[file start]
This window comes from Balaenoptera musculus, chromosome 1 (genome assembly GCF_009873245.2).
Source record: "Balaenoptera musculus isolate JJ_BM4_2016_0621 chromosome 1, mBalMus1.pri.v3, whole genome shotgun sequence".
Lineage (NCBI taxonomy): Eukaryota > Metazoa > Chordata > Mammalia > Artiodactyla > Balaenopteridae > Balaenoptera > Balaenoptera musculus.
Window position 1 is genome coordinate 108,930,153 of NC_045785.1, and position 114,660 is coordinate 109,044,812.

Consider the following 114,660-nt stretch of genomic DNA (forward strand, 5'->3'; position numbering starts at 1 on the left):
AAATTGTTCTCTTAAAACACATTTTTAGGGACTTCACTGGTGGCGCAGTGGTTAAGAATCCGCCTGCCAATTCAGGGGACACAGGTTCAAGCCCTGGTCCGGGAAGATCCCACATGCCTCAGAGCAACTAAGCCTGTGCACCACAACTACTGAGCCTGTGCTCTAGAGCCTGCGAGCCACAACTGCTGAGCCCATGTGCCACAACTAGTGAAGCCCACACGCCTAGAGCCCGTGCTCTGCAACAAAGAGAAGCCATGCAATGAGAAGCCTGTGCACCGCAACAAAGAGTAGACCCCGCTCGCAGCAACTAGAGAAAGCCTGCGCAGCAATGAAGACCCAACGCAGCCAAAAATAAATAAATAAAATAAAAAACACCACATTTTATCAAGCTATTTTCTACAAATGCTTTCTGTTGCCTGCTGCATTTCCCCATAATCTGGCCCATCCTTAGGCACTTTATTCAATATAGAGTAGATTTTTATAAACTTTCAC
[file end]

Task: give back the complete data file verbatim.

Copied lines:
This window comes from Balaenoptera musculus, chromosome 1 (genome assembly GCF_009873245.2).
Source record: "Balaenoptera musculus isolate JJ_BM4_2016_0621 chromosome 1, mBalMus1.pri.v3, whole genome shotgun sequence".
Lineage (NCBI taxonomy): Eukaryota > Metazoa > Chordata > Mammalia > Artiodactyla > Balaenopteridae > Balaenoptera > Balaenoptera musculus.
Window position 1 is genome coordinate 108,930,153 of NC_045785.1, and position 114,660 is coordinate 109,044,812.

Consider the following 114,660-nt stretch of genomic DNA (forward strand, 5'->3'; position numbering starts at 1 on the left):
AAATTGTTCTCTTAAAACACATTTTTAGGGACTTCACTGGTGGCGCAGTGGTTAAGAATCCGCCTGCCAATTCAGGGGACACAGGTTCAAGCCCTGGTCCGGGAAGATCCCACATGCCTCAGAGCAACTAAGCCTGTGCACCACAACTACTGAGCCTGTGCTCTAGAGCCTGCGAGCCACAACTGCTGAGCCCATGTGCCACAACTAGTGAAGCCCACACGCCTAGAGCCCGTGCTCTGCAACAAAGAGAAGCCATGCAATGAGAAGCCTGTGCACCGCAACAAAGAGTAGACCCCGCTCGCAGCAACTAGAGAAAGCCTGCGCAGCAATGAAGACCCAACGCAGCCAAAAATAAATAAATAAAATAAAAAACACCACATTTTATCAAGCTATTTTCTACAAATGCTTTCTGTTGCCTGCTGCATTTCCCCATAATCTGGCCCATCCTTAGGCACTTTATTCAATATAGAGTAGATTTTTATAAACTTTCAC